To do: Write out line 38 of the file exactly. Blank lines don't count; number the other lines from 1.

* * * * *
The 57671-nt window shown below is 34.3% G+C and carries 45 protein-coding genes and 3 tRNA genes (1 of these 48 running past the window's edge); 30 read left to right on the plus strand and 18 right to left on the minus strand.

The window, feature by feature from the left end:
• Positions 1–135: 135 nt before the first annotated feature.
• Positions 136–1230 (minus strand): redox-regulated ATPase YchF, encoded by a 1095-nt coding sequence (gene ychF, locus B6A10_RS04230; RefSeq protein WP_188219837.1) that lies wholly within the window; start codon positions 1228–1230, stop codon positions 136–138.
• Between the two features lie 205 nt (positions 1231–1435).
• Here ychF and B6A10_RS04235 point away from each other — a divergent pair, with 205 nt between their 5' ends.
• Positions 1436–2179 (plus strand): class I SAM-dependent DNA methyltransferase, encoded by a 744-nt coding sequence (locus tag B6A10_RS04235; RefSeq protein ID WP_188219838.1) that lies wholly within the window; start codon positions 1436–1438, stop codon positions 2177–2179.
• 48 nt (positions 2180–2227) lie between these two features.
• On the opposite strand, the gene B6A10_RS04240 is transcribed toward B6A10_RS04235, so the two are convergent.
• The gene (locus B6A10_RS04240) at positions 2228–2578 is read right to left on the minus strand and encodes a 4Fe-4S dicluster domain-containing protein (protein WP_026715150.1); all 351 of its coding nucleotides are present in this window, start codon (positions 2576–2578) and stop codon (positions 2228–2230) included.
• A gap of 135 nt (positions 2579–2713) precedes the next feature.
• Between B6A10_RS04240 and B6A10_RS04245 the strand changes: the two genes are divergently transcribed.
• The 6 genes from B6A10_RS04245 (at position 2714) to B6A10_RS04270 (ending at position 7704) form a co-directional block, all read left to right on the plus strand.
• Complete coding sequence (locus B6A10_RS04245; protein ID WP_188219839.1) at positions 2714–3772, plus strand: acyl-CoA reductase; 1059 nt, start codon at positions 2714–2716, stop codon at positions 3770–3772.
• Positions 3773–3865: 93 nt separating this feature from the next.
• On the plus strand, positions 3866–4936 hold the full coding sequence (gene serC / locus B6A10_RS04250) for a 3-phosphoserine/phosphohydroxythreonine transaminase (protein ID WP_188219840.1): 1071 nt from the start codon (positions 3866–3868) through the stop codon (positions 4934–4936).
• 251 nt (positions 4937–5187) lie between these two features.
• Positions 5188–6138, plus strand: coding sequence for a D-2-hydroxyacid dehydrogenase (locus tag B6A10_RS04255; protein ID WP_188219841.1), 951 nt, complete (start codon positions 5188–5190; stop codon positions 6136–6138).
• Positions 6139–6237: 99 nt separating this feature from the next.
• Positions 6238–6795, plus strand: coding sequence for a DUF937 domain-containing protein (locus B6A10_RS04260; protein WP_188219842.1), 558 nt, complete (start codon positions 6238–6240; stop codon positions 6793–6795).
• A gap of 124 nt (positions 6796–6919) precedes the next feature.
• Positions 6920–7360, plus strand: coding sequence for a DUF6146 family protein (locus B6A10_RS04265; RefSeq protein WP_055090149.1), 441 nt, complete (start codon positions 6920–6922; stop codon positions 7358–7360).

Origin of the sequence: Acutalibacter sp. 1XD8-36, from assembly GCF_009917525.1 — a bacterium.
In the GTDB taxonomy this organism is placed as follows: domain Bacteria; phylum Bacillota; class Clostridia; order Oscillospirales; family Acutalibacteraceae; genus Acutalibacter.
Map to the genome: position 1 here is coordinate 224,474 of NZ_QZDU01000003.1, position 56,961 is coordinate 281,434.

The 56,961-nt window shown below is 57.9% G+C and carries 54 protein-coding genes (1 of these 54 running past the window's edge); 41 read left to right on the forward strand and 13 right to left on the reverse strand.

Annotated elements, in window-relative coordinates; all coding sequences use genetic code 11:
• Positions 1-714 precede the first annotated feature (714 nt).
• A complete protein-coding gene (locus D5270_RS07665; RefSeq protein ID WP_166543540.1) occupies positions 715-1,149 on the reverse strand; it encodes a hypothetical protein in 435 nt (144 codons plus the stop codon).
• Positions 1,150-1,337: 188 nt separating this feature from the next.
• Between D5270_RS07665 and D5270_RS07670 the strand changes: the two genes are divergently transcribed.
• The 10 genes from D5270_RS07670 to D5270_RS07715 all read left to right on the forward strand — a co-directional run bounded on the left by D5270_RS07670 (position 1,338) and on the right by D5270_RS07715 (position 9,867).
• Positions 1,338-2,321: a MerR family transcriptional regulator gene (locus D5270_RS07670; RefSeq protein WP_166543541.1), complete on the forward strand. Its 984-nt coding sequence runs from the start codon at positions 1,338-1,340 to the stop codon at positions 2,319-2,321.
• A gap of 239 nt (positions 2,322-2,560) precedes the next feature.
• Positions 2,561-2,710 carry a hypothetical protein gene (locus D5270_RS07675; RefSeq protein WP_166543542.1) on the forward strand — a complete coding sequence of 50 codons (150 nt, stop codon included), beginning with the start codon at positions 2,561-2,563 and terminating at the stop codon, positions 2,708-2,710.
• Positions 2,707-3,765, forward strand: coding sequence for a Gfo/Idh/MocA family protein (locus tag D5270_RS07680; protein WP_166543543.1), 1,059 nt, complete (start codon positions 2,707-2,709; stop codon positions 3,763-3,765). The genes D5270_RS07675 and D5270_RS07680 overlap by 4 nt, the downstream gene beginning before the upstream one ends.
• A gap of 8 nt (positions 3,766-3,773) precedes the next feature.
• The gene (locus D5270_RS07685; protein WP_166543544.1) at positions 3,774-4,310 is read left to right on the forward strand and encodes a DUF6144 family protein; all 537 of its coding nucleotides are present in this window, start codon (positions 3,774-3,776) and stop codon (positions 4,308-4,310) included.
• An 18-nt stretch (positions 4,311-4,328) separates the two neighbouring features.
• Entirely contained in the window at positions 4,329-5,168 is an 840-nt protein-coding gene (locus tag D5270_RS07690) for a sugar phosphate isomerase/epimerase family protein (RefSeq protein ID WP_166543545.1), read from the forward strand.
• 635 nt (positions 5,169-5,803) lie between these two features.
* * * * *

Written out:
• The gene (locus D5270_RS07685; protein WP_166543544.1) at positions 3,774-4,310 is read left to right on the forward strand and encodes a DUF6144 family protein; all 537 of its coding nucleotides are present in this window, start codon (positions 3,774-3,776) and stop codon (positions 4,308-4,310) included.